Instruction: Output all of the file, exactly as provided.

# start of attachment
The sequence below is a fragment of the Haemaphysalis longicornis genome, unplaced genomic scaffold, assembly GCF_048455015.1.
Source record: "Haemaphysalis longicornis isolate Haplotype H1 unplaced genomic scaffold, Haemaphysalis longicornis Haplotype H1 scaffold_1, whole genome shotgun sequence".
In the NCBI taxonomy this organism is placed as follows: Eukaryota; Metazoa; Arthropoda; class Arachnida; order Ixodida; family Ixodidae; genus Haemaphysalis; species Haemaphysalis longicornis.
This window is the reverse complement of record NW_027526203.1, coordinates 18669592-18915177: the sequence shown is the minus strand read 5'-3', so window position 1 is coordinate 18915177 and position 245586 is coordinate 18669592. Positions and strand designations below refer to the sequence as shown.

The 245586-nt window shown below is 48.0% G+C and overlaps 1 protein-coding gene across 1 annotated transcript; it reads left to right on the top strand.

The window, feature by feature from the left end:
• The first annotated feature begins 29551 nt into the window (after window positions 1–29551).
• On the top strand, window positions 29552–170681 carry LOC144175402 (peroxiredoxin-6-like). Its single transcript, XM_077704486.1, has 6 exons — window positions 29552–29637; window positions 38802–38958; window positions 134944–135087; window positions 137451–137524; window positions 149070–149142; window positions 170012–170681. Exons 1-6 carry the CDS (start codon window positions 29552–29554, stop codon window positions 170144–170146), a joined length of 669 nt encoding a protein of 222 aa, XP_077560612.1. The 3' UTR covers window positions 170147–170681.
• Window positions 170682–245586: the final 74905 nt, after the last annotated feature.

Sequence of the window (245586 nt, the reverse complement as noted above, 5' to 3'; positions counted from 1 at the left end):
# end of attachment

The sequence below is a fragment of the Haemaphysalis longicornis genome, unplaced genomic scaffold, assembly GCF_048455015.1.
Source record: "Haemaphysalis longicornis isolate Haplotype H1 unplaced genomic scaffold, Haemaphysalis longicornis Haplotype H1 scaffold_1, whole genome shotgun sequence".
In the NCBI taxonomy this organism is placed as follows: Eukaryota; Metazoa; Arthropoda; class Arachnida; order Ixodida; family Ixodidae; genus Haemaphysalis; species Haemaphysalis longicornis.
This window is the reverse complement of record NW_027526203.1, coordinates 18669592-18915177: the sequence shown is the minus strand read 5'-3', so window position 1 is coordinate 18915177 and position 245586 is coordinate 18669592. Positions and strand designations below refer to the sequence as shown.

The 245586-nt window shown below is 48.0% G+C and overlaps 1 protein-coding gene across 1 annotated transcript; it reads left to right on the top strand.

The window, feature by feature from the left end:
• The first annotated feature begins 29551 nt into the window (after window positions 1–29551).
• On the top strand, window positions 29552–170681 carry LOC144175402 (peroxiredoxin-6-like). Its single transcript, XM_077704486.1, has 6 exons — window positions 29552–29637; window positions 38802–38958; window positions 134944–135087; window positions 137451–137524; window positions 149070–149142; window positions 170012–170681. Exons 1-6 carry the CDS (start codon window positions 29552–29554, stop codon window positions 170144–170146), a joined length of 669 nt encoding a protein of 222 aa, XP_077560612.1. The 3' UTR covers window positions 170147–170681.
• Window positions 170682–245586: the final 74905 nt, after the last annotated feature.

Sequence of the window (245586 nt, the reverse complement as noted above, 5' to 3'; positions counted from 1 at the left end):